Barr would not commit to providing the full report with its underlying evidence, according to a House Democratic aide granted anonymity Thursday to brief reporters.
The attorney general has been going through the report amid Democratic concerns that what has been made public so far was tilted in Trump's favor. It's unclear whether whatever Barr might release next will be Mueller's own words or another summary. Nadler offered to join Barr to seek a judge's approval to unseal grand jury testimony, the aide said.
Barr has said he'll provide Congress with at least a partial version in April and told Nadler he would agree to testify before his committee.
As that battle brews, House Democrats barreled ahead with their own investigation of the Trump administration, and Trump resumed his attack on Rep. Adam Schiff, D-Calif., just as the chairman of the intelligence committee was about to gavel his panel into session.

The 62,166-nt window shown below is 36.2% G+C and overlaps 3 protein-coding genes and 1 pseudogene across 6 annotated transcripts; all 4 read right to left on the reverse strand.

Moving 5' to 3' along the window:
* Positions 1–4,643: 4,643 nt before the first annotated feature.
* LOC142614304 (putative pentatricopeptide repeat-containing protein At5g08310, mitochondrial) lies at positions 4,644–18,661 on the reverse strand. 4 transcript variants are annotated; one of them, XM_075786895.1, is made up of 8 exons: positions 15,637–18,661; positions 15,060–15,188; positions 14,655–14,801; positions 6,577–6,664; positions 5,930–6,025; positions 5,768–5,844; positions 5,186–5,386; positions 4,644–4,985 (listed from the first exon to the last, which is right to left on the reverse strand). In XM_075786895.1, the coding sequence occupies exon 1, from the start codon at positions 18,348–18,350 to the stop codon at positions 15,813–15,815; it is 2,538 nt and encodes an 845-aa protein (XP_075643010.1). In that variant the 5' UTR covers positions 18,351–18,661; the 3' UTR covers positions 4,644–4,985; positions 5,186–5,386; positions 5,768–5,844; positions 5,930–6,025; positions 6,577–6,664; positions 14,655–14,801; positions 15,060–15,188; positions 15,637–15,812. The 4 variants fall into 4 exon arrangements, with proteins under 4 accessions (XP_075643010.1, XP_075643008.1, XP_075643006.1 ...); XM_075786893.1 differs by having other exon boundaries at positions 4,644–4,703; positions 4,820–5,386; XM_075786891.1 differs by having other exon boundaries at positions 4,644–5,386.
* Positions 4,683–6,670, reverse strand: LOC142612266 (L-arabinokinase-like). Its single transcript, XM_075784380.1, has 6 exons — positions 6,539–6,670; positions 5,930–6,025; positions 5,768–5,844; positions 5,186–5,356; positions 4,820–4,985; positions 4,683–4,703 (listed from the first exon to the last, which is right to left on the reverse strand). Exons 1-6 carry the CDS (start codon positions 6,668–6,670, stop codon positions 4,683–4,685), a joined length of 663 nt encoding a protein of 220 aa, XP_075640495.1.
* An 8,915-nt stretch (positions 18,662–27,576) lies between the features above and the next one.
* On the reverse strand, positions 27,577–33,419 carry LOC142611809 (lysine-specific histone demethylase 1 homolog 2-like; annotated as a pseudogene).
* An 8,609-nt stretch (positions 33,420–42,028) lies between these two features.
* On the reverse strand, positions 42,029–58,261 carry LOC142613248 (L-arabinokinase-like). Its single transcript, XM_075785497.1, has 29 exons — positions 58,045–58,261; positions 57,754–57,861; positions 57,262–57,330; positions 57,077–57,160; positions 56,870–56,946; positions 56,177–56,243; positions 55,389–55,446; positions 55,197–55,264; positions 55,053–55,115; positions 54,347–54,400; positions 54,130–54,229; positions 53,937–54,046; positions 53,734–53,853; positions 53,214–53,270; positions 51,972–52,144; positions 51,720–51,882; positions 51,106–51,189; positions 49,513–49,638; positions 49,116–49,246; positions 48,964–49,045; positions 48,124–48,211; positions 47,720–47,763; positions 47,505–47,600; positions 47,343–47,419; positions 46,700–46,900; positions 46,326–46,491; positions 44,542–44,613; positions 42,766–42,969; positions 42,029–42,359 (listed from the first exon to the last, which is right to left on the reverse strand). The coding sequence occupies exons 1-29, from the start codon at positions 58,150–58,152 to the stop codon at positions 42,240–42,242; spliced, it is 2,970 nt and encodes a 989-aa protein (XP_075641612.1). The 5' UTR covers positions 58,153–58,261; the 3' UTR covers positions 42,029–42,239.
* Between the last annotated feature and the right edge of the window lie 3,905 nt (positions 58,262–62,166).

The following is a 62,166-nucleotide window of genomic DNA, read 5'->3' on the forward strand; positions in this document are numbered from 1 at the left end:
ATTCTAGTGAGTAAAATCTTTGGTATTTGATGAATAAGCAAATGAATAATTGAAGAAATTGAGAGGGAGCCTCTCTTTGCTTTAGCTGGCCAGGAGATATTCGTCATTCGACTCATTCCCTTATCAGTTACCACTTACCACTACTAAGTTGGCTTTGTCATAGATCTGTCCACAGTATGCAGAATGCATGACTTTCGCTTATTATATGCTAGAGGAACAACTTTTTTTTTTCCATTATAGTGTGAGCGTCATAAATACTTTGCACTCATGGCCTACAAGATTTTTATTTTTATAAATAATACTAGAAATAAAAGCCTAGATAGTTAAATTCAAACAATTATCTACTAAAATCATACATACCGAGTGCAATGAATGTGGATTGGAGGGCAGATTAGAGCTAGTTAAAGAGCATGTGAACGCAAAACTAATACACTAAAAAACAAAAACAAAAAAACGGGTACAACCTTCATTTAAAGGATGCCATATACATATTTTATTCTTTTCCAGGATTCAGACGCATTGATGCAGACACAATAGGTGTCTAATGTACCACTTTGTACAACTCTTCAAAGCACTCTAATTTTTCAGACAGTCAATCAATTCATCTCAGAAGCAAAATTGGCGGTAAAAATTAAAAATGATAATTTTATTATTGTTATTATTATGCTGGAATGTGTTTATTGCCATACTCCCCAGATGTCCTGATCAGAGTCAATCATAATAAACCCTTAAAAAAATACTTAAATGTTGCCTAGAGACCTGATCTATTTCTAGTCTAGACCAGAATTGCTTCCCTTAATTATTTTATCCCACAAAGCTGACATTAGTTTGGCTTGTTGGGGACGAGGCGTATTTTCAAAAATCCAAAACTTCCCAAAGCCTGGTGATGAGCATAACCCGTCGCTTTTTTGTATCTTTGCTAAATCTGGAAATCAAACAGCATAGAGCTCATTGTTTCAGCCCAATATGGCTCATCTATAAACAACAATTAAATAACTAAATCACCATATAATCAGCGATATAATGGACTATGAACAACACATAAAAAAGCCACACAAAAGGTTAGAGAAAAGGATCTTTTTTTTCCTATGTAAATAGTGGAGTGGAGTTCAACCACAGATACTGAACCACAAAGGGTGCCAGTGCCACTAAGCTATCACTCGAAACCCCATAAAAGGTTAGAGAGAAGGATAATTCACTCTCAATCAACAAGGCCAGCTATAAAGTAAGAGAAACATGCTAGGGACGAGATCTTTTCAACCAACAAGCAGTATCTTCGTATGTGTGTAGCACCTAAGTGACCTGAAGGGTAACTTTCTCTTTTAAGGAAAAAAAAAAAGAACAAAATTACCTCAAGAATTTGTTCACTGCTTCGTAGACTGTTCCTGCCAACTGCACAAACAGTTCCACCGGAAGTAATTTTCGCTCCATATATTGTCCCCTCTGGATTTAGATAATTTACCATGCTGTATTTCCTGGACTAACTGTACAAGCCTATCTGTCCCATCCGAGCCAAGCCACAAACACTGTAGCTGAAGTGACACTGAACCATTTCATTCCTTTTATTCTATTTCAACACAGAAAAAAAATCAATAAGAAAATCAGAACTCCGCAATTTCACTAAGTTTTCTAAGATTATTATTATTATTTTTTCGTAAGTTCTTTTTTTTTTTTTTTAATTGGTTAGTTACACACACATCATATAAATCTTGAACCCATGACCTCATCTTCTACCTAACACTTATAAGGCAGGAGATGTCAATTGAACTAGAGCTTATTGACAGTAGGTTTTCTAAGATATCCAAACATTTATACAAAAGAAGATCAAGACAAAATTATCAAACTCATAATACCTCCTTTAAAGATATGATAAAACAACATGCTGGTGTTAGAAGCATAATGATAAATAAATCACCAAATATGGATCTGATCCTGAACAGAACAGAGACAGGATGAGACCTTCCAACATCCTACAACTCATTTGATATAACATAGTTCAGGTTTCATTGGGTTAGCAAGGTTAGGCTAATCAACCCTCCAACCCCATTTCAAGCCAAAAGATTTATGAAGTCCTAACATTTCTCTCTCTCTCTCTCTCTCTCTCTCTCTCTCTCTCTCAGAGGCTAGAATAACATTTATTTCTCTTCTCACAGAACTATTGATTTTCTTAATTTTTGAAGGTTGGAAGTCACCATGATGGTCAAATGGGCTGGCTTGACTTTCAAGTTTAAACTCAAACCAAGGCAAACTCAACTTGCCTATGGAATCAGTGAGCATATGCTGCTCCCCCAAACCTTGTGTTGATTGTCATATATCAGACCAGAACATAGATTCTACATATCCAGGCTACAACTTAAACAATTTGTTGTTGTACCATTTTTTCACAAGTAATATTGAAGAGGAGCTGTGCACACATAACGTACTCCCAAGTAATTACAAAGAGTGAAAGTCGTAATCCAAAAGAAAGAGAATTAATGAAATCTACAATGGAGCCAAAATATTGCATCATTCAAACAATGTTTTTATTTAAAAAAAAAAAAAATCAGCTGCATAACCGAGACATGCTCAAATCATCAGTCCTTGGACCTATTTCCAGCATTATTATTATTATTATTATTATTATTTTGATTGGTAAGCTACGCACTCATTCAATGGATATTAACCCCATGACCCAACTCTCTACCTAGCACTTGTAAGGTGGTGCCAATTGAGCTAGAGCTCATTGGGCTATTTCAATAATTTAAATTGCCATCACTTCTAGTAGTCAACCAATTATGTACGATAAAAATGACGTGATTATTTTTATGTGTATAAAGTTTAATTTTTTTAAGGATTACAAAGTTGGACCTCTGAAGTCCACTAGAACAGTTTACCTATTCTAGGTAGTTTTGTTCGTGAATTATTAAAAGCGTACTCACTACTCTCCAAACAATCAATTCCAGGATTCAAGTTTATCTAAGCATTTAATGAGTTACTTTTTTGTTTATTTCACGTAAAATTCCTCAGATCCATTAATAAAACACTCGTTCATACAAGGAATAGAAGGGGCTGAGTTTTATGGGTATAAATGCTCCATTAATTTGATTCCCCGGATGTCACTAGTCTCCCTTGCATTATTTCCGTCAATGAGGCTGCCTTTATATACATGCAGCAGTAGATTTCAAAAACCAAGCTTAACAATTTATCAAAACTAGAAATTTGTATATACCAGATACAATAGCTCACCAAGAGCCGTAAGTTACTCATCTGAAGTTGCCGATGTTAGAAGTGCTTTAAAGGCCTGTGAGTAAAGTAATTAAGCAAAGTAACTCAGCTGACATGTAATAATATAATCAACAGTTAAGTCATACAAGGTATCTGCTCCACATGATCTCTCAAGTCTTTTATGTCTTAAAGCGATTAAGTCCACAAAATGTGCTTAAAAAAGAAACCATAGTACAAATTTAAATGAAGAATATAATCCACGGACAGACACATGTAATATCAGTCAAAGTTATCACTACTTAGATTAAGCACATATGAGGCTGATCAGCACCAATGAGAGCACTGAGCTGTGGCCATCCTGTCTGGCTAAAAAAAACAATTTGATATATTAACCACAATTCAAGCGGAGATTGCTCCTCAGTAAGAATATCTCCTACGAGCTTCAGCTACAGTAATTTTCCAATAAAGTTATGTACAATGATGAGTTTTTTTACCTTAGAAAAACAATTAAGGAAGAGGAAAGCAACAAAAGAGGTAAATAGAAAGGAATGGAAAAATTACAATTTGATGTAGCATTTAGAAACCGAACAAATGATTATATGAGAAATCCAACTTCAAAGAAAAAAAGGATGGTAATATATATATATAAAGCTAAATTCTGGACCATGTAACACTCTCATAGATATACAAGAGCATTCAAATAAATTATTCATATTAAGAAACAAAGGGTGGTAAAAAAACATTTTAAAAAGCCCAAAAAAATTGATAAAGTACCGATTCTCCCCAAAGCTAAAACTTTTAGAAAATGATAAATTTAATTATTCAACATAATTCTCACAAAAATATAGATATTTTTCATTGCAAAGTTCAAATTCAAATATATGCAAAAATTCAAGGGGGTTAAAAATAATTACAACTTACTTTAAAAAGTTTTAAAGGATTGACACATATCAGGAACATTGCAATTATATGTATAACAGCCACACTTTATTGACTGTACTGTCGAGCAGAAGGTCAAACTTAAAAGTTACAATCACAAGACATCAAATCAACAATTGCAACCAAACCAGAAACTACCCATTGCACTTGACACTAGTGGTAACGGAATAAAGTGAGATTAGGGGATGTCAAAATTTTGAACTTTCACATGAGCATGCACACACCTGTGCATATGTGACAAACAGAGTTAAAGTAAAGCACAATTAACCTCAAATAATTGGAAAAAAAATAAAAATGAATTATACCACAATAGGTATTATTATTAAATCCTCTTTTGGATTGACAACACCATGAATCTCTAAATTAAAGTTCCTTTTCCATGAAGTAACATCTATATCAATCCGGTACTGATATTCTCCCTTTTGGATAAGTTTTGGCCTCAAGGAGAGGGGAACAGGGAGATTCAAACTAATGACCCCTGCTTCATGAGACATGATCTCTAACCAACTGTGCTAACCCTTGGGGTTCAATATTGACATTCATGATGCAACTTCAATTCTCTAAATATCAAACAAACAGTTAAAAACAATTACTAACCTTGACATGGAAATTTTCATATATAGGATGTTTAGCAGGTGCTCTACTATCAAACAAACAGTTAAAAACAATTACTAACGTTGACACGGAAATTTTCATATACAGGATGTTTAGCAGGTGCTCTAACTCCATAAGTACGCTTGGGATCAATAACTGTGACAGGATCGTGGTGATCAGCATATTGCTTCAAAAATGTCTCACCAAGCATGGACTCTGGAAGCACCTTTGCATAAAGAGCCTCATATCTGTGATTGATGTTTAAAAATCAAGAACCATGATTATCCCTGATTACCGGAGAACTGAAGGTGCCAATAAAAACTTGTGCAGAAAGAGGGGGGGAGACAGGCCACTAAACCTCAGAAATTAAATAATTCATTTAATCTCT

"Congressman Adam Schiff, who spent two years knowingly and unlawfully lying and leaking, should be forced to resign from Congress!" Trump tweeted early Thursday.
Republicans picking up on Trump's complaints formalized their demand that Schiff resign as chairman of the intelligence panel over his comments that there was significant evidence the president and his associates conspired with Russia.
"We have no faith in your ability to discharge your responsibilities" in line with the Constitution, the Republicans wrote to Schiff in a missive they read aloud at the hearing.
Republicans pointed to Barr's synopsis, released Sunday, that said Mueller's probe didn't find that Trump's campaign "conspired or coordinated" with the Russian government to influence the 2016 presidential election.
Schiff stood by his remarks, listing the meetings that people in Trump's circle had with Russians. He noted Trump's pursuit of a deal to build a Trump Tower in Moscow.
"There is a different word for that than collusion, and it's called compromise," Schiff said, as he opened the session. The hearing was called to provide an overview on how Russia in the past has blackmailed Americans.